Tag Archives: Listening

Extract More Value from Meetings with Effective Questions

Shane Snow

Shane Snow

Shane Snow, co-founder of Contently.com  advocates asking incisive questions to extract more value from meetings, mentors’ guidance, and chance encounters with thought leaders and influencers.

He notes that expert journalists, researchers, innovators, and therapists are trained to ask effective questions, and their common “best practices” include:

  • Listening more than talking
  • Asking open-ended questions to avoid suggesting responses: “Who?”, “What?”, “When?”, “Where?”, “How?”, “Why?”
    They use closed-ended questions sparingly: “Is?”, “Would?” and “Do?”
  • Posing one concise question at a time.
    They avoid multiple choice questions
  • Waiting for an answer without interjecting more questions or comments.
    They rarely interrupt themselves or others
  • Tolerating the other person’s silence for several seconds before talking
  • Directly, repeatedly probing for insightful, revealing replies
  • Nodding only when the response is intelligible, logical, and understandable
  • Interjecting questions or rephrasing the original question to redirect tangential responses
  • Cross-checking information and following up possible inconsistencies with more probing questions
Sakichi Toyoda

Sakichi Toyoda

Nearly a century earlier, Sakichi Toyoda, founder of Toyota Industries introduced an iterative problem-solving approach based on posing “Five Whys” to uncover the root cause of an issue.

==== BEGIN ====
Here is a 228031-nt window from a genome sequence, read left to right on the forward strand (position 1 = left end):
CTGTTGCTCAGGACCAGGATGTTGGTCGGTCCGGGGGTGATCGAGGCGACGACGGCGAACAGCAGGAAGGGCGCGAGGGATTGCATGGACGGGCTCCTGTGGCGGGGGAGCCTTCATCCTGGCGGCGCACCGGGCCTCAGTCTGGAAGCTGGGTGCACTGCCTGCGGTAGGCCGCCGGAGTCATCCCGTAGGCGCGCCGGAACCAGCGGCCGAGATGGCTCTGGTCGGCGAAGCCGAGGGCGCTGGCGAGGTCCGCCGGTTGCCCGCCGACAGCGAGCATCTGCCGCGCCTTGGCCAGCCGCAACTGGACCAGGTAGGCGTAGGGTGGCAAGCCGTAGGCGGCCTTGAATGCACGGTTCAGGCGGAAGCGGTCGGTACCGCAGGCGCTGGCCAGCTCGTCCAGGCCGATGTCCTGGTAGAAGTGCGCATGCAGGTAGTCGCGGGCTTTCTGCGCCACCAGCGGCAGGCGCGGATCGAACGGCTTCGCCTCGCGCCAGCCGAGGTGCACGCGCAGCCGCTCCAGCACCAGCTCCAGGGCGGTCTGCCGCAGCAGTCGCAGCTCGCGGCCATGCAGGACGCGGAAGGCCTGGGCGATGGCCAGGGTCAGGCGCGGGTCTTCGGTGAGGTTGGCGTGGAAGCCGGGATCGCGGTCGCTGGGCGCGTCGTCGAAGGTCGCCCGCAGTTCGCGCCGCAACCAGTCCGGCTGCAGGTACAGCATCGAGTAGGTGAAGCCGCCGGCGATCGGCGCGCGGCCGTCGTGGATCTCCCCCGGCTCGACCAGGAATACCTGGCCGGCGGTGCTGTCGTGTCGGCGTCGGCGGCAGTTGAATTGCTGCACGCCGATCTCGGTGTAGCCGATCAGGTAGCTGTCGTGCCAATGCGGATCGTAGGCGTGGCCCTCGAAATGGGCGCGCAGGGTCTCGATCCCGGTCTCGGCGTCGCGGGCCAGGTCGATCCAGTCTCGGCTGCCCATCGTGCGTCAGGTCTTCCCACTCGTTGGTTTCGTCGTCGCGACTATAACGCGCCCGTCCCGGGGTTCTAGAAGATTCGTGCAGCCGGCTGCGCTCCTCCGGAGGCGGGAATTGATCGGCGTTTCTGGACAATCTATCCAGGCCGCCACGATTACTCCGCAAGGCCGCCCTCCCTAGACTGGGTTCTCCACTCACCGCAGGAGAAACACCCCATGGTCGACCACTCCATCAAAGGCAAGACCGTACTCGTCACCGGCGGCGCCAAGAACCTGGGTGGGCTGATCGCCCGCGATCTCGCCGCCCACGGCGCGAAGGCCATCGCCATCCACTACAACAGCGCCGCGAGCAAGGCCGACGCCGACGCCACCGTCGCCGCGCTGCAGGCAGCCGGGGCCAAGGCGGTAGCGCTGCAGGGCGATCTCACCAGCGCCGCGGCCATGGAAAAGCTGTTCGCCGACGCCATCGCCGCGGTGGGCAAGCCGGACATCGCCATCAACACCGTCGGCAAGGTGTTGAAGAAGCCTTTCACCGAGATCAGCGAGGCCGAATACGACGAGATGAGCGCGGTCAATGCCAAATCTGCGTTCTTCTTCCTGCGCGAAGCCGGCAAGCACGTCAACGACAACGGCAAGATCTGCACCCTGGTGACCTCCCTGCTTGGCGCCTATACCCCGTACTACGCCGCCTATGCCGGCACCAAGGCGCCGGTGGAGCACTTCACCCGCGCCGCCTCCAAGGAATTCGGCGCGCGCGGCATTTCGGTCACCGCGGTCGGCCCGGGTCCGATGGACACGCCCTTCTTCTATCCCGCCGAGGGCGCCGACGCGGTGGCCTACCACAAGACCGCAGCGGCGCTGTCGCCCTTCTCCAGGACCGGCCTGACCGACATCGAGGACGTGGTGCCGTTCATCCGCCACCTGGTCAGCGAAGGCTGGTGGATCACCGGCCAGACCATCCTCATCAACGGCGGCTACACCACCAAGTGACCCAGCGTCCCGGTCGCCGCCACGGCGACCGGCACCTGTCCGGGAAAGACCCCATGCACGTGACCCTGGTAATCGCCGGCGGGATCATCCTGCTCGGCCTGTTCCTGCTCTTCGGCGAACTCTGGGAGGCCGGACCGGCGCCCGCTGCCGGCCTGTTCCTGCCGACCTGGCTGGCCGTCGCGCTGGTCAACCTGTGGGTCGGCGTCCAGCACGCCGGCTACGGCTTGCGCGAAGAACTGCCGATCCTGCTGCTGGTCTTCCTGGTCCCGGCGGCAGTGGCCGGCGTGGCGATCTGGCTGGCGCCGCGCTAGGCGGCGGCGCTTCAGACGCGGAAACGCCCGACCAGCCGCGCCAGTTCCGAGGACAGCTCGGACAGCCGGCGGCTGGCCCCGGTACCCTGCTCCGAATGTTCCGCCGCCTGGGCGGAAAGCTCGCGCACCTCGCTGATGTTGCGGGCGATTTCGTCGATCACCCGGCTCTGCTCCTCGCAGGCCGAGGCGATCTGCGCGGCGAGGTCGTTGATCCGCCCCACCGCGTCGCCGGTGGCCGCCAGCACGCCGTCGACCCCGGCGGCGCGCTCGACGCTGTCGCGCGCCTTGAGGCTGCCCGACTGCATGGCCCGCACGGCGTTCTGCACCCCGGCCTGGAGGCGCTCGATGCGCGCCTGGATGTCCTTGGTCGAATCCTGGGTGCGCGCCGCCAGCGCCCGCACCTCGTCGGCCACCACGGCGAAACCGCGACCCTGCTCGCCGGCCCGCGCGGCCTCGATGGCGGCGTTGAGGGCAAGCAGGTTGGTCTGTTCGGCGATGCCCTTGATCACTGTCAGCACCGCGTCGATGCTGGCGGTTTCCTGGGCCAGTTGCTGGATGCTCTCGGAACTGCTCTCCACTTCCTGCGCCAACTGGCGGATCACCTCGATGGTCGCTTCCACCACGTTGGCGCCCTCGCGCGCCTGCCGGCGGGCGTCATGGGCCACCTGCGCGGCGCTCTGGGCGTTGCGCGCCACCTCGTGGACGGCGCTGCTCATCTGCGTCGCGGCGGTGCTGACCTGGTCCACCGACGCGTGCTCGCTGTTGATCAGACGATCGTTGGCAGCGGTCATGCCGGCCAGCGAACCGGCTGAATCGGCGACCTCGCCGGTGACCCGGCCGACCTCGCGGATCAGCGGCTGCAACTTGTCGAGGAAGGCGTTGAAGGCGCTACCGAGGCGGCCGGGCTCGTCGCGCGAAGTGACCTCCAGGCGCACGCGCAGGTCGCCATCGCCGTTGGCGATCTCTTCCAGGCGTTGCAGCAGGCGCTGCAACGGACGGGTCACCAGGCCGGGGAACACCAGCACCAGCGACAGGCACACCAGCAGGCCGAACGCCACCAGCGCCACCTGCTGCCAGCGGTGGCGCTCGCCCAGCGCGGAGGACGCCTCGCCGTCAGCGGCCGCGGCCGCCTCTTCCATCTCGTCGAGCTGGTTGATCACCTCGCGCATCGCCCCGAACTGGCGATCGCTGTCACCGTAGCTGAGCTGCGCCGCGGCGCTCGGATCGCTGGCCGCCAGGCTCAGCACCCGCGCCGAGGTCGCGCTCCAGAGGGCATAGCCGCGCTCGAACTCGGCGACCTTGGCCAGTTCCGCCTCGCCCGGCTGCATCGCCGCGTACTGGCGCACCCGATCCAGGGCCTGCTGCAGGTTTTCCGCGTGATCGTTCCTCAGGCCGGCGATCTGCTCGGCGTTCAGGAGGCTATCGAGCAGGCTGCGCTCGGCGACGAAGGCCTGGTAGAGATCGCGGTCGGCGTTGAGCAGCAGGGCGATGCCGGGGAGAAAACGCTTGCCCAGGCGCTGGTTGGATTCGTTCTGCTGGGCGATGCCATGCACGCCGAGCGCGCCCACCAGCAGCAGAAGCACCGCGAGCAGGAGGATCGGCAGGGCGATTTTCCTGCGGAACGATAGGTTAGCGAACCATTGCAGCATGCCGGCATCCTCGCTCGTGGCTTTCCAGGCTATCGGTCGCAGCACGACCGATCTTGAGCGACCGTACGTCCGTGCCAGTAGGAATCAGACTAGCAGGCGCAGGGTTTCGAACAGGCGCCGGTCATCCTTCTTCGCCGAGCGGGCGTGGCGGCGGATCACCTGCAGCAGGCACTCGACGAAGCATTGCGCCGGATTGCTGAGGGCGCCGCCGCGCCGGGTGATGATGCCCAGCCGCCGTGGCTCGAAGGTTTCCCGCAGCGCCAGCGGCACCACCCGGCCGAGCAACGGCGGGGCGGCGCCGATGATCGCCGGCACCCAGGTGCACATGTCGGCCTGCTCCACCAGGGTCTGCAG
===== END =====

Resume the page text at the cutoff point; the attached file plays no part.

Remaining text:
The Lean StartupThis technique is now-widely applied in Lean Manufacturing, and is advocated by Eric Reis in The Lean Startup: How Today’s Entrepreneurs Use Continuous Innovation to Create Radically Successful Businesses .

‘”Five Whys” were reduced to “Three Whys” to uncover customer objections in sales situations, and was modified Judith Beck in cognitive therapy to identify underlying Core Beliefs that lead to negative automatic thoughts.

Judith Beck

Judith Beck

Beck softens the “Five Whys” by repeatedly asking “If that were true, what would it mean?”
Her model that suggest connections among:

Early experience->Core beliefs (schemas) ->Underlying assumptions (if/then – conditional) ->Automatic thoughts-> Physical Experiences->Self-Limiting Behaviors

Five Whys to Uncover Core Beliefs

Lois Frankel

Lois Frankel

Therapist and writer Lois Frankel illustrated the similarity of effective questions in psychotherapy sessions with those used to spur inquiry and innovative breakthroughs.
She advises interviewers and consultants to:

  • Use questions to define your purpose:
    What do you want to gain from this conversation?

    • Help
    • Advice
    • Information
    • Commitment
    • New ideas
    • Clarification of opinions or attitudes
    • Decision
      Overcoming your strengths
    • What is the “real” problem? Engineers and business people answer this question using a “Root Cause Analysis”
      • What are the options?
      • What are the likely consequences?
      • What results will justify the invested time, effort or money?
      • Ask specific questions:
        • What could we do differently?